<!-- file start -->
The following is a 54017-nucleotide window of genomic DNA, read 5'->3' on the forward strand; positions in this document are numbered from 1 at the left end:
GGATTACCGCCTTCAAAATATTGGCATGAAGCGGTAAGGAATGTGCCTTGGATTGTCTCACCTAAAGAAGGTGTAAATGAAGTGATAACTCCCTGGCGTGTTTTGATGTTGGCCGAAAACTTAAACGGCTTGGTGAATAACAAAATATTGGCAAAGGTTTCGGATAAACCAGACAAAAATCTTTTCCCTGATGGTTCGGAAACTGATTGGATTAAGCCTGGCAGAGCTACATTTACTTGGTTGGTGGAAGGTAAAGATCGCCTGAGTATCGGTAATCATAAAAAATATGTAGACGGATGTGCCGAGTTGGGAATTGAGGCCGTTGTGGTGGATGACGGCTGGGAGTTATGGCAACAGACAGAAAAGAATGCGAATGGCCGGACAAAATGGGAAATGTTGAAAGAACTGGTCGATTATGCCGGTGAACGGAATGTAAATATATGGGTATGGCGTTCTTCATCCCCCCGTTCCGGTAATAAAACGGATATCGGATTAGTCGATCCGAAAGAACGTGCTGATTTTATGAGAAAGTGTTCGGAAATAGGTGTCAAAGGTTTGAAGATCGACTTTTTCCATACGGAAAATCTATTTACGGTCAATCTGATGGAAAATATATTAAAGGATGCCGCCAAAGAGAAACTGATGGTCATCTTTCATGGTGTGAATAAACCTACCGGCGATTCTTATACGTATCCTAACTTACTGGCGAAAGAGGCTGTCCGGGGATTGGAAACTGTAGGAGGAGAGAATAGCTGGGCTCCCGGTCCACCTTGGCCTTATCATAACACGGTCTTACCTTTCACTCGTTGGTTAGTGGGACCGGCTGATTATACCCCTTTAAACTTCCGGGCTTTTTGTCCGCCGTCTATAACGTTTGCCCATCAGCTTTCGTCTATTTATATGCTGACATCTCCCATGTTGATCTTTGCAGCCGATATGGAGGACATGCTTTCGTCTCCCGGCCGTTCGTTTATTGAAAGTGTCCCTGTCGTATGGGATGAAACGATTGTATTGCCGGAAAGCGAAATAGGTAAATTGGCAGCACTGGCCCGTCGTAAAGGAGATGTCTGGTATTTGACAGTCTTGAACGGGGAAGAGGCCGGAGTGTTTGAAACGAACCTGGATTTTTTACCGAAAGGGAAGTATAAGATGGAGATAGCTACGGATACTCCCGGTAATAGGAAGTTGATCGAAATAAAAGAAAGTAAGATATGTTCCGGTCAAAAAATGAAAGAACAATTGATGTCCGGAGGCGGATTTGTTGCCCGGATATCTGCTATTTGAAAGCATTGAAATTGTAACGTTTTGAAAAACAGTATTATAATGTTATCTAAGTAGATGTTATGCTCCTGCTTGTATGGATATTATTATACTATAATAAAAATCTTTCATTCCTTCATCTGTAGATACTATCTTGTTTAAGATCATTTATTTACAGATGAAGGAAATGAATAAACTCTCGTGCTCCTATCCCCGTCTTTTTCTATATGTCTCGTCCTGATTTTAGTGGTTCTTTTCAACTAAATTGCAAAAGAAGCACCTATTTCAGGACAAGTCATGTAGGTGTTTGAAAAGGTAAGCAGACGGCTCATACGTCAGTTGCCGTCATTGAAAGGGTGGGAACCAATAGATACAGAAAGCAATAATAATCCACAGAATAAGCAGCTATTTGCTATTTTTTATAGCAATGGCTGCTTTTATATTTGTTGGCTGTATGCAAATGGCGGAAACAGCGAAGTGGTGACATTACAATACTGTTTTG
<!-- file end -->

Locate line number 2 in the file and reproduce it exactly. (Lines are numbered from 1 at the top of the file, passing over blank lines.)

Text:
GGATTACCGCCTTCAAAATATTGGCATGAAGCGGTAAGGAATGTGCCTTGGATTGTCTCACCTAAAGAAGGTGTAAATGAAGTGATAACTCCCTGGCGTGTTTTGATGTTGGCCGAAAACTTAAACGGCTTGGTGAATAACAAAATATTGGCAAAGGTTTCGGATAAACCAGACAAAAATCTTTTCCCTGATGGTTCGGAAACTGATTGGATTAAGCCTGGCAGAGCTACATTTACTTGGTTGGTGGAAGGTAAAGATCGCCTGAGTATCGGTAATCATAAAAAATATGTAGACGGATGTGCCGAGTTGGGAATTGAGGCCGTTGTGGTGGATGACGGCTGGGAGTTATGGCAACAGACAGAAAAGAATGCGAATGGCCGGACAAAATGGGAAATGTTGAAAGAACTGGTCGATTATGCCGGTGAACGGAATGTAAATATATGGGTATGGCGTTCTTCATCCCCCCGTTCCGGTAATAAAACGGATATCGGATTAGTCGATCCGAAAGAACGTGCTGATTTTATGAGAAAGTGTTCGGAAATAGGTGTCAAAGGTTTGAAGATCGACTTTTTCCATACGGAAAATCTATTTACGGTCAATCTGATGGAAAATATATTAAAGGATGCCGCCAAAGAGAAACTGATGGTCATCTTTCATGGTGTGAATAAACCTACCGGCGATTCTTATACGTATCCTAACTTACTGGCGAAAGAGGCTGTCCGGGGATTGGAAACTGTAGGAGGAGAGAATAGCTGGGCTCCCGGTCCACCTTGGCCTTATCATAACACGGTCTTACCTTTCACTCGTTGGTTAGTGGGACCGGCTGATTATACCCCTTTAAACTTCCGGGCTTTTTGTCCGCCGTCTATAACGTTTGCCCATCAGCTTTCGTCTATTTATATGCTGACATCTCCCATGTTGATCTTTGCAGCCGATATGGAGGACATGCTTTCGTCTCCCGGCCGTTCGTTTATTGAAAGTGTCCCTGTCGTATGGGATGAAACGATTGTATTGCCGGAAAGCGAAATAGGTAAATTGGCAGCACTGGCCCGTCGTAAAGGAGATGTCTGGTATTTGACAGTCTTGAACGGGGAAGAGGCCGGAGTGTTTGAAACGAACCTGGATTTTTTACCGAAAGGGAAGTATAAGATGGAGATAGCTACGGATACTCCCGGTAATAGGAAGTTGATCGAAATAAAAGAAAGTAAGATATGTTCCGGTCAAAAAATGAAAGAACAATTGATGTCCGGAGGCGGATTTGTTGCCCGGATATCTGCTATTTGAAAGCATTGAAATTGTAACGTTTTGAAAAACAGTATTATAATGTTATCTAAGTAGATGTTATGCTCCTGCTTGTATGGATATTATTATACTATAATAAAAATCTTTCATTCCTTCATCTGTAGATACTATCTTGTTTAAGATCATTTATTTACAGATGAAGGAAATGAATAAACTCTCGTGCTCCTATCCCCGTCTTTTTCTATATGTCTCGTCCTGATTTTAGTGGTTCTTTTCAACTAAATTGCAAAAGAAGCACCTATTTCAGGACAAGTCATGTAGGTGTTTGAAAAGGTAAGCAGACGGCTCATACGTCAGTTGCCGTCATTGAAAGGGTGGGAACCAATAGATACAGAAAGCAATAATAATCCACAGAATAAGCAGCTATTTGCTATTTTTTATAGCAATGGCTGCTTTTATATTTGTTGGCTGTATGCAAATGGCGGAAACAGCGAAGTGGTGACATTACAATACTGTTTTG